Aspergillosis is an infection caused by inhalation of spores of aspergillus, a fungus that grows in decaying vegetation. Aspergillus is harmless to healthy people but may proliferate in the lungs of people with tuberculosis. It can also worsen the symptoms of asthma and may produce serious, even fatal, infection in people with reduced immunity, such as those taking immunosuppressant drugs.

Aspergillosis in detail - non-technical

Aspergillosis in more detail - technical

Aspergillosis is the name given to diseases associated with species of mould fungi of the genus Aspergillus. As such, it comprises a series of clinically distinct infections: aggressive pulmonary infections with angio-invasion and the potential for widespread systemic haematogenous spread (invasive pulmonary aspergillosis); slow but progressive paranasal sinus infection mainly seen in the tropics (paranasal aspergillus granulom); and colonization of a pre-existing space or cavity (aspergilloma) which may give rise to medical problems including severe haemorrhage. They are also associated with both superficial and subcutaneous fungal infections. Aspergillus species cause a number of different allergic disorders including asthma and allergic bronchopulmonary aspergillosis. Bullet list 1 indicates the range of diseases associated with aspergillus.

Aspergillus species are ubiquitous and have established themselves in every conceivable terrain and environment. As they propagate through the production of large number of airborne spores, exposure is difficult to avoid. Production of spores is also determined by local and environmental conditions. For example, construction or destruction of buildings and turnover of soil have been associated with focal outbreaks of infection in predisposed and immunosuppressed individuals. Susceptibility to aspergillus infections is dependent, to a large extent, on defective immunity or structural abnormalities, and therefore the major diseases caused by these organisms are usually seen in immunosuppressed individuals, including, in particular, neutropenic patients or people with anatomocal abnormalities such as lung cavities. The incidence of infection can reach high levels in certain populations such as patients following bone marrow transplantation.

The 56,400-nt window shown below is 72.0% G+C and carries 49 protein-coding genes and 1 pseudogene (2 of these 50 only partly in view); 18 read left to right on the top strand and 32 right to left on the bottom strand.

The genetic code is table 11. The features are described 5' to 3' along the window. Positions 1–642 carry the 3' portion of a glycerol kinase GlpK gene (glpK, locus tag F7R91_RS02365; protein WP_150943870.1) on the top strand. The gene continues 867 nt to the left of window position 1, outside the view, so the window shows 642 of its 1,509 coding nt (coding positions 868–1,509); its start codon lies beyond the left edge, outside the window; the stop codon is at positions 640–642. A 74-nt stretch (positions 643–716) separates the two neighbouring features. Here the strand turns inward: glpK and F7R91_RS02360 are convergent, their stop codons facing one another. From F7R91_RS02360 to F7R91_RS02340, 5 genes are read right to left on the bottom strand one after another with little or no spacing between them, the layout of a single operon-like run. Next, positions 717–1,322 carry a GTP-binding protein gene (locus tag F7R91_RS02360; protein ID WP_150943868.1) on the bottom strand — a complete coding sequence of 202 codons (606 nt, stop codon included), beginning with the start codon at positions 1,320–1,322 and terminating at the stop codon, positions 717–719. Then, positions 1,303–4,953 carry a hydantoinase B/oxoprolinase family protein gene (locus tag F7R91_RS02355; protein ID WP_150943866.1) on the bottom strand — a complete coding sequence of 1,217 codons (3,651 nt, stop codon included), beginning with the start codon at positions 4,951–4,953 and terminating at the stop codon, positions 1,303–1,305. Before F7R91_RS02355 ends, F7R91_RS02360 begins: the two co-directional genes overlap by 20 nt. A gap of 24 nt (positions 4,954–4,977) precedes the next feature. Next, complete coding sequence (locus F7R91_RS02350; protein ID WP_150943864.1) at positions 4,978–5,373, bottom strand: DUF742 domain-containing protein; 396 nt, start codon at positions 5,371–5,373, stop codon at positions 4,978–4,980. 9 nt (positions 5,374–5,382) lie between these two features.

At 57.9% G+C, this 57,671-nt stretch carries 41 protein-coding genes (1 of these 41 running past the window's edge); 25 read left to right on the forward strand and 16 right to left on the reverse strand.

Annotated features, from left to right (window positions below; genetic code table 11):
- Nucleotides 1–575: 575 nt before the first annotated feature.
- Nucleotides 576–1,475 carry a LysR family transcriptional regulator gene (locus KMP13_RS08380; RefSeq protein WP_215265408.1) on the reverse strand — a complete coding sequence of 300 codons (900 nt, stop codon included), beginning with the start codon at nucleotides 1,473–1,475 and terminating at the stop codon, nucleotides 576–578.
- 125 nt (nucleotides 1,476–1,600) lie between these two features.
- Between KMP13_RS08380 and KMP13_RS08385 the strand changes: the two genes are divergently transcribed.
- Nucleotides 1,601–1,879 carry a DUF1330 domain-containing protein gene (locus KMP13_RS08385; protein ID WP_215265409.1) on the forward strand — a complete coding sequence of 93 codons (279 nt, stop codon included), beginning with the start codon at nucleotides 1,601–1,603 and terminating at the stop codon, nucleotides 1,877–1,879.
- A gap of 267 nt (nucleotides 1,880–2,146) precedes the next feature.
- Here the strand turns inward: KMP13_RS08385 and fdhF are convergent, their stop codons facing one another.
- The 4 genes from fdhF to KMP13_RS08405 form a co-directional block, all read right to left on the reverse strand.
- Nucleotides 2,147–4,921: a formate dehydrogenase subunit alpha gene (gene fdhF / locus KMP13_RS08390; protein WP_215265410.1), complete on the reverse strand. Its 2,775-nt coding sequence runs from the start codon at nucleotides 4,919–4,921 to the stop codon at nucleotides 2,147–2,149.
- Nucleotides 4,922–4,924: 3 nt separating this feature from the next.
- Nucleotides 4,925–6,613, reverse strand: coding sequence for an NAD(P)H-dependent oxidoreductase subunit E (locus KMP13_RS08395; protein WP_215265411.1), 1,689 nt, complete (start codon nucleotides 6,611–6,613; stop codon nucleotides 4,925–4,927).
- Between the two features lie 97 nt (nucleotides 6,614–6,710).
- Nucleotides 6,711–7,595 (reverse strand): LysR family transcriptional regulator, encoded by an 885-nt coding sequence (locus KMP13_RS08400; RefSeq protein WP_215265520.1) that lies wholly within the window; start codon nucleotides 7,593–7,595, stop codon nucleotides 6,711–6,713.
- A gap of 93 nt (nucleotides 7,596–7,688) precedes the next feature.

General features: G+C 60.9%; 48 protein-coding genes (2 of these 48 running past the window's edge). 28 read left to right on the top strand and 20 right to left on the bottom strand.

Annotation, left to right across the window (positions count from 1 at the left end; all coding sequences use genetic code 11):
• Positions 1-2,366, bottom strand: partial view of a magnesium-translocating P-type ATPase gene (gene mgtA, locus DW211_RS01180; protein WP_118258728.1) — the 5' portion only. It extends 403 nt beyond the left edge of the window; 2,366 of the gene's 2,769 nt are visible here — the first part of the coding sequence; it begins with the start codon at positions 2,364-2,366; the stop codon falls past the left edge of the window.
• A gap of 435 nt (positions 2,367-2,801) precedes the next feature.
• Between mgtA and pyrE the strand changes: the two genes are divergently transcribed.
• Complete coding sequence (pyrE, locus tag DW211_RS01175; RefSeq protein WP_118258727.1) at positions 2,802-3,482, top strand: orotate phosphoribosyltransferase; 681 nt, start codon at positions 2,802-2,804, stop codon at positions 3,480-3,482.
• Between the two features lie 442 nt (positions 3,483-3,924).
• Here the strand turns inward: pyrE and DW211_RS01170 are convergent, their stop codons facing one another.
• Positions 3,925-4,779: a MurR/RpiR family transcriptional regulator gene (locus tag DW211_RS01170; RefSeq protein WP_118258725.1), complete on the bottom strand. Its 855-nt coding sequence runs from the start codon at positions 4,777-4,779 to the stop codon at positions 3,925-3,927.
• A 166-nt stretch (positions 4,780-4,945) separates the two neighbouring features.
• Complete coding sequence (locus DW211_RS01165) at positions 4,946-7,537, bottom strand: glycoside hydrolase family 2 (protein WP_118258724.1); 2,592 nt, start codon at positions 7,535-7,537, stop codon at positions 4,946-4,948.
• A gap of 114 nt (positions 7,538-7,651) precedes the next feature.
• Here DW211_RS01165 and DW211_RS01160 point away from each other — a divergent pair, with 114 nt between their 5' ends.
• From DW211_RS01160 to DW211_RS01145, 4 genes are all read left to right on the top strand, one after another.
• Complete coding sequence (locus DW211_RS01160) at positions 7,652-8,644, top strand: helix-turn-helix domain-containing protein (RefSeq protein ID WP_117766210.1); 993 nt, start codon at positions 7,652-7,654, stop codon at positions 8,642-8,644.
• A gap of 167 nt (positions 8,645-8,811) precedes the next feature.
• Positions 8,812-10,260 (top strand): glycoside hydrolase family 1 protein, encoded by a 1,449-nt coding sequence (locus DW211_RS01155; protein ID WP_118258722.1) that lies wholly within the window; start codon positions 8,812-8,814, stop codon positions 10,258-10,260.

Aspergillus species can produce a number of potent metabolic byproducts or myxotoxins, such as the aflatoxins produced by A. flavus which, if present in contaminated food, can induce liver necrosis.

Bullet list 1 Diseases caused by aspergillus species

Superficial infections
  • Onychomycosis
  • Otitis externa
  • Keratomycosis
Subcutaneous infections
  • Mycetoma
  • Systemic infections
  • Localized invasive aspergillosis:
    • • Aspergilloma, chronic aspergillosis of the paranasal sinuses, chromic pulmonary aspergillosis, paranasal aspergillus granuloma
  • Invasive aspergillosis with potential for systemic spread:
    • • Invasive (pulmonary) aspergillosis (common sites for dissemination are brain, liver, skin)
    • • Aspergillus endocarditis
Allergic disease
  • Asthma, allergic rhinitis,
  • Extrinsic hypersensitivity pneumonitis (A. clavatus)
  • Allergic bronchopulmonary aspergillosis
  • Allergic aspergillus sinusitis
  • Mycotoxin-producing aspergilli, e.g. A. flavus—aflatoxins

The commonest human pathogen amongst the aspergillus species is A. fumigatus, followed by A. flavus which causes infections more commonly in warmer climates. A. niger causes aspergilloma rather than invasive disease but A. nidulans rarely causes mycetoma. A. terreus is sometimes found as a cause of onychomycosis. Hence aspergillus infections may present to a wide range of different specialities and, in the severely immunocompromised patient, dissemination of aspergillus through the blood stream may result in infection of almost any organ.